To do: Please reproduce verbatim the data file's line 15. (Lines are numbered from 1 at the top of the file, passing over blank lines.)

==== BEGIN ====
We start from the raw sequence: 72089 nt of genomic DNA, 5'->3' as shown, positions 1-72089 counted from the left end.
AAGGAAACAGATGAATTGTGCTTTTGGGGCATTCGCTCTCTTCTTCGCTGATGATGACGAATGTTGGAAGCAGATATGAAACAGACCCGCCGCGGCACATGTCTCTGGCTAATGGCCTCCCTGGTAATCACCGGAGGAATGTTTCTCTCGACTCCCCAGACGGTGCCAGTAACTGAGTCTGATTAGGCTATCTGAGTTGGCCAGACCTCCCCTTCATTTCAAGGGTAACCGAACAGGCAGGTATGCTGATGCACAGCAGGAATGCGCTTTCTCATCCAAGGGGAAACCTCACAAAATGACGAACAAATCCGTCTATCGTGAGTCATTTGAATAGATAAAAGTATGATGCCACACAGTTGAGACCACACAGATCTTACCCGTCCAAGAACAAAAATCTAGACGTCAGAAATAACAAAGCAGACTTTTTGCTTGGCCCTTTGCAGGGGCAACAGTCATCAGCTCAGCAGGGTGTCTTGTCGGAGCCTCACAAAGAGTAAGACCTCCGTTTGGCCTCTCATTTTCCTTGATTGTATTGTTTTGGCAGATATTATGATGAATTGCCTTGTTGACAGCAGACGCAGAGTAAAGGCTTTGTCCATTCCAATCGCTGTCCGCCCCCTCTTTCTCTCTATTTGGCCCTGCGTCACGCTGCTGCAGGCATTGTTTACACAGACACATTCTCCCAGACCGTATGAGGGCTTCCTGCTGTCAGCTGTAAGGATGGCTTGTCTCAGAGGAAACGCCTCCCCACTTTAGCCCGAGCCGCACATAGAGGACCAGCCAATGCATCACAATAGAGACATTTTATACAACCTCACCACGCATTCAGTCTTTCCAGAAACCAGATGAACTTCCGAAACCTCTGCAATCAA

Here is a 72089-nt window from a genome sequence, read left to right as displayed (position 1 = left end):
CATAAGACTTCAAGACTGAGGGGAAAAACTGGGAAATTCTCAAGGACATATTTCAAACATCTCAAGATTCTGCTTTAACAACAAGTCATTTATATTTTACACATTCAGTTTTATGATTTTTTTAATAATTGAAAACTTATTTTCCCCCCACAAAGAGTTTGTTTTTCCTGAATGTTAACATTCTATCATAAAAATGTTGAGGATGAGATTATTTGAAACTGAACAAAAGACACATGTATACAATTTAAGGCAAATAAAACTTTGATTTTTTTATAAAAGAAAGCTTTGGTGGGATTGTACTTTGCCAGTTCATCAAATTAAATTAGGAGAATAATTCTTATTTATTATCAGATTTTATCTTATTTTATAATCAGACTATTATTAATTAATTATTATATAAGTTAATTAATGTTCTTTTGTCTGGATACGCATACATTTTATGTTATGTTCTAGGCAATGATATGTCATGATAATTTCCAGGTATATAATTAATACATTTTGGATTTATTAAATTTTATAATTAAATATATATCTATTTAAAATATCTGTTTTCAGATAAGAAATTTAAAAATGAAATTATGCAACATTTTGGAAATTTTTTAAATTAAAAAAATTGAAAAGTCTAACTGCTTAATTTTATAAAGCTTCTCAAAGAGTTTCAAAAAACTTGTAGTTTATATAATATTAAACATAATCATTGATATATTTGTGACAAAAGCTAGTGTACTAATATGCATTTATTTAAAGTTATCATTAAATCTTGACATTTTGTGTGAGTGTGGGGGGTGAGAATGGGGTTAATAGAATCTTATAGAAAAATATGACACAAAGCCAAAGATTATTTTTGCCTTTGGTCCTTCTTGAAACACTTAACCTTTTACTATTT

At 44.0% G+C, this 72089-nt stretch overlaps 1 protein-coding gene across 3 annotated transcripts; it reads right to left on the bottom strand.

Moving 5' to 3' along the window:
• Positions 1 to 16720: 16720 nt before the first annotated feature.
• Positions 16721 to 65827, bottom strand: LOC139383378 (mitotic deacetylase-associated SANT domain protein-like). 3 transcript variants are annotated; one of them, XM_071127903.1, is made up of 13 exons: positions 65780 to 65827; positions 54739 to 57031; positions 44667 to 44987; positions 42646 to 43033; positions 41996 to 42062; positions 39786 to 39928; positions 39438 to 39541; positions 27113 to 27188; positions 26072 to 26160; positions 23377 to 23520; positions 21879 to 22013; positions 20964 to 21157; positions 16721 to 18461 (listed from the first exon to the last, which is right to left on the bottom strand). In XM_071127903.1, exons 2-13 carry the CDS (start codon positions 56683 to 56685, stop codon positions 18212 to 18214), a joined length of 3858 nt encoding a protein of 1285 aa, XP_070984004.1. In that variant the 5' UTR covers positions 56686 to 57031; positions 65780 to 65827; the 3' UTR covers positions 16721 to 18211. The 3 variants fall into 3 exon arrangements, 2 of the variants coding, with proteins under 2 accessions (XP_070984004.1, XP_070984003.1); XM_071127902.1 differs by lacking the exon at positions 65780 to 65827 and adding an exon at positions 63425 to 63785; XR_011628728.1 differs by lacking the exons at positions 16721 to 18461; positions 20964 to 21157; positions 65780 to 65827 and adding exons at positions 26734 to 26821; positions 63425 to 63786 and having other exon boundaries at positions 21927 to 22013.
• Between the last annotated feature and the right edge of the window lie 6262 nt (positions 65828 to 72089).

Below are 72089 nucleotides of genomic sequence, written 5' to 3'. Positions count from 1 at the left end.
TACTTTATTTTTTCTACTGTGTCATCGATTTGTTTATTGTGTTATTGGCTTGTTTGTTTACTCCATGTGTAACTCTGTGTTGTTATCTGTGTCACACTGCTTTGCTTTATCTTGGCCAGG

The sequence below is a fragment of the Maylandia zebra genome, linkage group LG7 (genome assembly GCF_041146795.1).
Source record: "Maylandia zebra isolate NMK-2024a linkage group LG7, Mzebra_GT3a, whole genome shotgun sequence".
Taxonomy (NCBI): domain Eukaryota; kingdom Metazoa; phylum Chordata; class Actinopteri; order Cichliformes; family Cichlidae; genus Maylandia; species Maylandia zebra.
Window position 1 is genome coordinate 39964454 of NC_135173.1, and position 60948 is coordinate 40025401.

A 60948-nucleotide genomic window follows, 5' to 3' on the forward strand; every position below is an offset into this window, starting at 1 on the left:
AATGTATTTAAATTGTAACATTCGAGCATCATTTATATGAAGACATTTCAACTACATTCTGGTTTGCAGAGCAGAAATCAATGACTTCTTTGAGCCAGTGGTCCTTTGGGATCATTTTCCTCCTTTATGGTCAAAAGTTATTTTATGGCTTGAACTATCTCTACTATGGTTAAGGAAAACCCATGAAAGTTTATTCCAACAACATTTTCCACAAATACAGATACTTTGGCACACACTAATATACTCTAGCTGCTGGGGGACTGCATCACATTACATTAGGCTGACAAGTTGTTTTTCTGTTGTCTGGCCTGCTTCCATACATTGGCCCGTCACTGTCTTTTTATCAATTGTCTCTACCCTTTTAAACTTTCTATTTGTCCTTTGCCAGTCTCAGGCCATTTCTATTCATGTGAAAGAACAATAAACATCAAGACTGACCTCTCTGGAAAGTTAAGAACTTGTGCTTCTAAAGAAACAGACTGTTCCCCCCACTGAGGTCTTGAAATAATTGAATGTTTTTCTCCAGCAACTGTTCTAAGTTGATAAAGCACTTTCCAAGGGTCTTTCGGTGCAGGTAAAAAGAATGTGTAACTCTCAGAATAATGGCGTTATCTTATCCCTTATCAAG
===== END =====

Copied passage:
Window position 1 is genome coordinate 39964454 of NC_135173.1, and position 60948 is coordinate 40025401.